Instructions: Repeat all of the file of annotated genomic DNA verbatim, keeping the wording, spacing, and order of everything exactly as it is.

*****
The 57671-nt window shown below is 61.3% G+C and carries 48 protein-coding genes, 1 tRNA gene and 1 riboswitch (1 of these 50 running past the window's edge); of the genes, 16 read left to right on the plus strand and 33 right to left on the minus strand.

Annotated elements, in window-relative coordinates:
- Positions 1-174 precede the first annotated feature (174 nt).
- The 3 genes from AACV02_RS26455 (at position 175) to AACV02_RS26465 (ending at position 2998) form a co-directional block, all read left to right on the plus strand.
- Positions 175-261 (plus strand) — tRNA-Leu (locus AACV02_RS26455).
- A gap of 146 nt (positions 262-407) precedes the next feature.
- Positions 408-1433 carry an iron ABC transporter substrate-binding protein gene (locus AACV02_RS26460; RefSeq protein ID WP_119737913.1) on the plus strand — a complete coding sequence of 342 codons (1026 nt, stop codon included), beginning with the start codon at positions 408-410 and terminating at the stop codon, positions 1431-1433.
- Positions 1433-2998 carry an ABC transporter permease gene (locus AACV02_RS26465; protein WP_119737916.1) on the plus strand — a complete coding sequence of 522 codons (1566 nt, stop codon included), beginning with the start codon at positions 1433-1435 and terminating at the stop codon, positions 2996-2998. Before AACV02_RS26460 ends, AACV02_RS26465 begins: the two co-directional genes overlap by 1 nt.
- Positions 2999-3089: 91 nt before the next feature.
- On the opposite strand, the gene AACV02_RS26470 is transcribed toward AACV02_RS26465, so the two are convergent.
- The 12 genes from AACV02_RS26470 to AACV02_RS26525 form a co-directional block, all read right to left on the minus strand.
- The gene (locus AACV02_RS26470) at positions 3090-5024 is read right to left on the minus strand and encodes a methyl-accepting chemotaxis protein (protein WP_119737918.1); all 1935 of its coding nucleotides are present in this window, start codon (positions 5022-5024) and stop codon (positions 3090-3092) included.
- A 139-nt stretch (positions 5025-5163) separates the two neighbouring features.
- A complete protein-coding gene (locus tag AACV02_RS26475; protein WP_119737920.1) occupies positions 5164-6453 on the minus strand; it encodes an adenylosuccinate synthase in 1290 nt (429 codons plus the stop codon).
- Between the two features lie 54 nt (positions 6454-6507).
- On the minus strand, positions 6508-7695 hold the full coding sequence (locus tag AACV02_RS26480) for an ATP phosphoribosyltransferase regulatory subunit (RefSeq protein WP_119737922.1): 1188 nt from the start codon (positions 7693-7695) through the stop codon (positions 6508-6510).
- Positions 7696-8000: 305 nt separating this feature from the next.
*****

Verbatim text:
The 57671-nt window shown below is 61.3% G+C and carries 48 protein-coding genes, 1 tRNA gene and 1 riboswitch (1 of these 50 running past the window's edge); of the genes, 16 read left to right on the plus strand and 33 right to left on the minus strand.

Annotated elements, in window-relative coordinates:
- Positions 1-174 precede the first annotated feature (174 nt).
- The 3 genes from AACV02_RS26455 (at position 175) to AACV02_RS26465 (ending at position 2998) form a co-directional block, all read left to right on the plus strand.
- Positions 175-261 (plus strand) — tRNA-Leu (locus AACV02_RS26455).
- A gap of 146 nt (positions 262-407) precedes the next feature.
- Positions 408-1433 carry an iron ABC transporter substrate-binding protein gene (locus AACV02_RS26460; RefSeq protein ID WP_119737913.1) on the plus strand — a complete coding sequence of 342 codons (1026 nt, stop codon included), beginning with the start codon at positions 408-410 and terminating at the stop codon, positions 1431-1433.
- Positions 1433-2998 carry an ABC transporter permease gene (locus AACV02_RS26465; protein WP_119737916.1) on the plus strand — a complete coding sequence of 522 codons (1566 nt, stop codon included), beginning with the start codon at positions 1433-1435 and terminating at the stop codon, positions 2996-2998. Before AACV02_RS26460 ends, AACV02_RS26465 begins: the two co-directional genes overlap by 1 nt.
- Positions 2999-3089: 91 nt before the next feature.
- On the opposite strand, the gene AACV02_RS26470 is transcribed toward AACV02_RS26465, so the two are convergent.
- The 12 genes from AACV02_RS26470 to AACV02_RS26525 form a co-directional block, all read right to left on the minus strand.
- The gene (locus AACV02_RS26470) at positions 3090-5024 is read right to left on the minus strand and encodes a methyl-accepting chemotaxis protein (protein WP_119737918.1); all 1935 of its coding nucleotides are present in this window, start codon (positions 5022-5024) and stop codon (positions 3090-3092) included.
- A 139-nt stretch (positions 5025-5163) separates the two neighbouring features.
- A complete protein-coding gene (locus tag AACV02_RS26475; protein WP_119737920.1) occupies positions 5164-6453 on the minus strand; it encodes an adenylosuccinate synthase in 1290 nt (429 codons plus the stop codon).
- Between the two features lie 54 nt (positions 6454-6507).
- On the minus strand, positions 6508-7695 hold the full coding sequence (locus tag AACV02_RS26480) for an ATP phosphoribosyltransferase regulatory subunit (RefSeq protein WP_119737922.1): 1188 nt from the start codon (positions 7693-7695) through the stop codon (positions 6508-6510).
- Positions 7696-8000: 305 nt separating this feature from the next.